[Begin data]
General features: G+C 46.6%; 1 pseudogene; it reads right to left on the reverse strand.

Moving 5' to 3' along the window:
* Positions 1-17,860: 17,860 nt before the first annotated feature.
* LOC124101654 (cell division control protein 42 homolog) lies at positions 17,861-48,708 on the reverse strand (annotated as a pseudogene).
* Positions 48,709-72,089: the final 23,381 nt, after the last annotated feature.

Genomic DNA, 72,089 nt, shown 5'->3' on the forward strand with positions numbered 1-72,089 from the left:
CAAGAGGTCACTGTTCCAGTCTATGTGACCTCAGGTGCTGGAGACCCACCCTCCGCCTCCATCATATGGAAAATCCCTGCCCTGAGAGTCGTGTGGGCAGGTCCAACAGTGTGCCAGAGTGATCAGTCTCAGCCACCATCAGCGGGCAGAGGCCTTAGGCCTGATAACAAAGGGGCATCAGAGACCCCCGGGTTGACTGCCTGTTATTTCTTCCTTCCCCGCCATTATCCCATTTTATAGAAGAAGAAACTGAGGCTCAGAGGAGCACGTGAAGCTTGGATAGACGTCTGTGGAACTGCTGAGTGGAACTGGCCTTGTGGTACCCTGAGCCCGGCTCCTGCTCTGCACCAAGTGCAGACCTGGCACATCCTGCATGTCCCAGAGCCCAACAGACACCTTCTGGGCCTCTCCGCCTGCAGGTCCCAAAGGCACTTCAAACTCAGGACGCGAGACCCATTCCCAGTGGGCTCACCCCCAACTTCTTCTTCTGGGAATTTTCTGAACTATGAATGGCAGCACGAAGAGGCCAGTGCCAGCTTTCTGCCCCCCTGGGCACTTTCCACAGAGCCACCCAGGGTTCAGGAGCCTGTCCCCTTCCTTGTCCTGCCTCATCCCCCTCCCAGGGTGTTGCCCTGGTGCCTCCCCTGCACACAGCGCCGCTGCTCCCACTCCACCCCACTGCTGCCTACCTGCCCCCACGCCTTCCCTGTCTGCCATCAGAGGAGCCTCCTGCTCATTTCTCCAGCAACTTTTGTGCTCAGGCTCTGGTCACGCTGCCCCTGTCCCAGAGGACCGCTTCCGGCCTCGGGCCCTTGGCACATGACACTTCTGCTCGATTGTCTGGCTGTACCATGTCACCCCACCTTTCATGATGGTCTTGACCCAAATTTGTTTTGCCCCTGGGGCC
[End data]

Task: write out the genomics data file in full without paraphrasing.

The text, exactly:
General features: G+C 46.6%; 1 pseudogene; it reads right to left on the reverse strand.

Moving 5' to 3' along the window:
* Positions 1-17,860: 17,860 nt before the first annotated feature.
* LOC124101654 (cell division control protein 42 homolog) lies at positions 17,861-48,708 on the reverse strand (annotated as a pseudogene).
* Positions 48,709-72,089: the final 23,381 nt, after the last annotated feature.

Genomic DNA, 72,089 nt, shown 5'->3' on the forward strand with positions numbered 1-72,089 from the left:
CAAGAGGTCACTGTTCCAGTCTATGTGACCTCAGGTGCTGGAGACCCACCCTCCGCCTCCATCATATGGAAAATCCCTGCCCTGAGAGTCGTGTGGGCAGGTCCAACAGTGTGCCAGAGTGATCAGTCTCAGCCACCATCAGCGGGCAGAGGCCTTAGGCCTGATAACAAAGGGGCATCAGAGACCCCCGGGTTGACTGCCTGTTATTTCTTCCTTCCCCGCCATTATCCCATTTTATAGAAGAAGAAACTGAGGCTCAGAGGAGCACGTGAAGCTTGGATAGACGTCTGTGGAACTGCTGAGTGGAACTGGCCTTGTGGTACCCTGAGCCCGGCTCCTGCTCTGCACCAAGTGCAGACCTGGCACATCCTGCATGTCCCAGAGCCCAACAGACACCTTCTGGGCCTCTCCGCCTGCAGGTCCCAAAGGCACTTCAAACTCAGGACGCGAGACCCATTCCCAGTGGGCTCACCCCCAACTTCTTCTTCTGGGAATTTTCTGAACTATGAATGGCAGCACGAAGAGGCCAGTGCCAGCTTTCTGCCCCCCTGGGCACTTTCCACAGAGCCACCCAGGGTTCAGGAGCCTGTCCCCTTCCTTGTCCTGCCTCATCCCCCTCCCAGGGTGTTGCCCTGGTGCCTCCCCTGCACACAGCGCCGCTGCTCCCACTCCACCCCACTGCTGCCTACCTGCCCCCACGCCTTCCCTGTCTGCCATCAGAGGAGCCTCCTGCTCATTTCTCCAGCAACTTTTGTGCTCAGGCTCTGGTCACGCTGCCCCTGTCCCAGAGGACCGCTTCCGGCCTCGGGCCCTTGGCACATGACACTTCTGCTCGATTGTCTGGCTGTACCATGTCACCCCACCTTTCATGATGGTCTTGACCCAAATTTGTTTTGCCCCTGGGGCC